The Falcons are officially uncoordinated. They just fired Steve Sarkisian, who handled the offense; Marquand Manuel, who handled the defense, and Keith Armstrong, who handled special teams. Dan Quinn, who hired the first two and agreed on arrival to keep Armstrong, remains in place. Think about that.
We’ve said for a while – pretty much since they took that 28-3 lead in NRG Stadium on Feb. 5, 2017 – that this has been a poorly coached team. They just admitted as much, and yet they’ve kept the head coach. I’m not sure I understand, but I’ve been tracking this franchise for 35 years and I’ve often been bewildered.
For example: Why would Arthur Blank take a guy who’d never been an NFL head coach and make him not just an NFL head coach but head of all things football for an NFL franchise? That’s what the high-profile owner did with Quinn, who was then a career assistant, and I wondered, “Just what in this guy’s background makes anybody think he’ll be an ace administrator?”
About the administrative part, I was – full disclosure – wrong. Quinn has proved to be an able steward of the front office. He has succeeded in getting demoted-in-power-if-not-in-title general manager Thomas Dimitroff to find the sort of players DQ wants. (They’re known in-house as “DQ guys,” and these Falcons now have almost nothing but.) Trouble is, DQ the administrator has been better than DQ the coach, which makes little sense until you recall that these are the Falcons.
The Falcons’ roster was ranked No. 2 this season by Pro Football Focus; last year it was No. 1. The Falcons’ record over those two regular seasons was 17-15. That’s a fail.
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After the Super Bowl, Quinn had anointed two guys who’d never been NFL coordinators – Sarkisian and Manuel – and both are now gone. The season just completed could be broken into two: The first part saw the defense unable to stop anybody, which was semi-understandable given all its injuries, and the weird middle section that saw this famous offense go five games (all losses) without scoring as many as 21 points. This became a team that invented ways to lose, and that’s always down to coaching.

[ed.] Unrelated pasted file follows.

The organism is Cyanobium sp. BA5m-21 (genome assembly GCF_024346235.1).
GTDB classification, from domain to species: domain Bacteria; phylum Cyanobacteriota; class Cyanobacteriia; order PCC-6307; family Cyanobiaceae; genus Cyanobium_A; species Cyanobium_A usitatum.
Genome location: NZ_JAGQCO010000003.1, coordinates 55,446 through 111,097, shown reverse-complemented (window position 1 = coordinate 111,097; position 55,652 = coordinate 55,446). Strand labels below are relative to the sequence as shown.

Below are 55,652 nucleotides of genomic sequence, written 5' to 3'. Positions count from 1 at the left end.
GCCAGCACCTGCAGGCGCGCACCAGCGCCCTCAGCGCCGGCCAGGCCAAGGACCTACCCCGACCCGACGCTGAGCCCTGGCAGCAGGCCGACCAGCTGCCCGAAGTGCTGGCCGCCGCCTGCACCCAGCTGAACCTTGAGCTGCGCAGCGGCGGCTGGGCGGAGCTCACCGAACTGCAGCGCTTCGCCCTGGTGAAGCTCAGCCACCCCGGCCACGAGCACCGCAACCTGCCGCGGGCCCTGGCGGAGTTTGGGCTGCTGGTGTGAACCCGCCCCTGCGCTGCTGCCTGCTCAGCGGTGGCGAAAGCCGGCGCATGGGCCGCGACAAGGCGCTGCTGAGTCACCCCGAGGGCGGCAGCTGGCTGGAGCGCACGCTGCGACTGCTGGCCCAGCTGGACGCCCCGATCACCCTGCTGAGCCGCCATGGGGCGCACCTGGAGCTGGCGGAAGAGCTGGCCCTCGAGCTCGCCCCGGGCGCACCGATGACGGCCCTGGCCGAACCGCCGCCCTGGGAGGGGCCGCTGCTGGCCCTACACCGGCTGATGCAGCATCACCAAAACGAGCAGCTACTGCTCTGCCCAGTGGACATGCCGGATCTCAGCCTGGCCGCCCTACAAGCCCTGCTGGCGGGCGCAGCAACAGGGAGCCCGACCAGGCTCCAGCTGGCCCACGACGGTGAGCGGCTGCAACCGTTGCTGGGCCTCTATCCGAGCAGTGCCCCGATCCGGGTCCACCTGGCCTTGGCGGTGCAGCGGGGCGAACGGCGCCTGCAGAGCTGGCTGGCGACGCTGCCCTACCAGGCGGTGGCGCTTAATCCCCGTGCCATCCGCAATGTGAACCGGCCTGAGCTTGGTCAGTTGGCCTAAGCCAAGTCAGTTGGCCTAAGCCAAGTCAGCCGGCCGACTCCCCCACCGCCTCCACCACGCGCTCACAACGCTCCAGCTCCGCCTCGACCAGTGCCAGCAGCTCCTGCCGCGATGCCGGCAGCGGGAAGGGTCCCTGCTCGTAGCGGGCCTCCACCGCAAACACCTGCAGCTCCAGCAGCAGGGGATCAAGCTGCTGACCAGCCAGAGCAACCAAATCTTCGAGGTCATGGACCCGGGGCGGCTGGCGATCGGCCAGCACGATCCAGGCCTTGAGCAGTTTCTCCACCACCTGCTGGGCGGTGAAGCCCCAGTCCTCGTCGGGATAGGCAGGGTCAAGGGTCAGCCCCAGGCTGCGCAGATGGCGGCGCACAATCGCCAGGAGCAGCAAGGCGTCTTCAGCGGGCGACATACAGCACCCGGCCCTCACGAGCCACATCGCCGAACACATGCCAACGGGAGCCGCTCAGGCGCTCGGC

Sarkisian appeared overmatched from the first, and by this year it was clear Manuel was, too. Armstong’s special teams saw two Matt Bosher punts blocked in the first five weeks, which can’t happen. The Falcons can and should do better, coordinator-wise. That said, at what point does the tag of “badly coached” attach itself to, you know, the head coach? Drafting fast ‘n’ furious players is great, but isn’t the effect lessened when you can’t get those DQ guys to do the stuff NFL players should be doing?
It’s clear that Blank has fallen in love with Quinn. He has used that word, saying, “We love our coach.” And yes, DQ is likable and relentlessly upbeat. I’m just not sure how adroit he is at coaching. (Which is kind of a big deal, seeing as how he’ll serve as his own defensive coordinator.) How many other professional coaches couldn’t have held a 25-point lead with 17½ minutes remaining? How could he not ask of Kyle Shanahan, “Shouldn’t we be running the ball?” How could he look at the media and say, “We wanted to stay aggressive” and expect nobody to laugh out loud?
Within minutes of that mother of all collapses, we were suggesting that the Falcons might never recover. They haven’t. They’ve never looked as crisp as they did in the autumn of 2016. They were still too talented to be dismissed, but they were the sort of misdirected bunch a shrewd opponent loves to see coming.
Doug Pederson’s Eagles began their run to an improbable Super Bowl by beating the Falcons and opened their title defense by doing it again – both times with their backup quarterback. The Eagles, again without Carson Wentz, just qualified for the playoffs. John Harbaugh’s Ravens won the AFC North behind a rookie quarterback, having held the Falcons of Matt Ryan and Julio Jones to 131 yards on Dec. 2. Repeat after me: Coaching matters.
I understand that the Falcons have invested so much in Quinn that to fire him now would be akin to starting over, which isn’t what you’d want with Ryan being 33 and Jones about to hit 30. But can we interpret Monday’s mass exodus of coordinators as anything but starting over? Quinn spent two years expressing full faith and confidence in his assistants. Three of them just got the gate, and he gets a pass?
There’s a part of me that wonders if, for all DQ’s presumed power, this was really his call. Might we have seen the seldom subtle hand of Blank? Might he have said, “I love you, but lose those coordinators,”? (Four years ago, Blank dumped coach Mike Smith but kept Dimitroff; the high-profile owner does play favorites.) Might this be Blank conceding his team’s coaching failures while, in a bit of cognitive dissonance, ignoring that coaching nous tends to trickle down?
To be fair, the high-profile owner does have his moments. He kept Dimitroff in a lessened role, which seems to have suited him. Maybe something similar will happen here. Maybe a year from now the Falcons will announce that Quinn has been relieved of his coaching duties – to become the full-time chief of football operations. Or maybe they’ll hire slick new coordinators and go 19-0 and we’ll be hailing DQ as the better Belichick.
For now, we leave it at this: Not many organizations would effect such sweeping changes without making it a clean sweep. Not many businesses would dump the Nos. 2, 3 and 4 execs and leave the CEO in place. The Falcons just did. Then again, they’re the Falcons.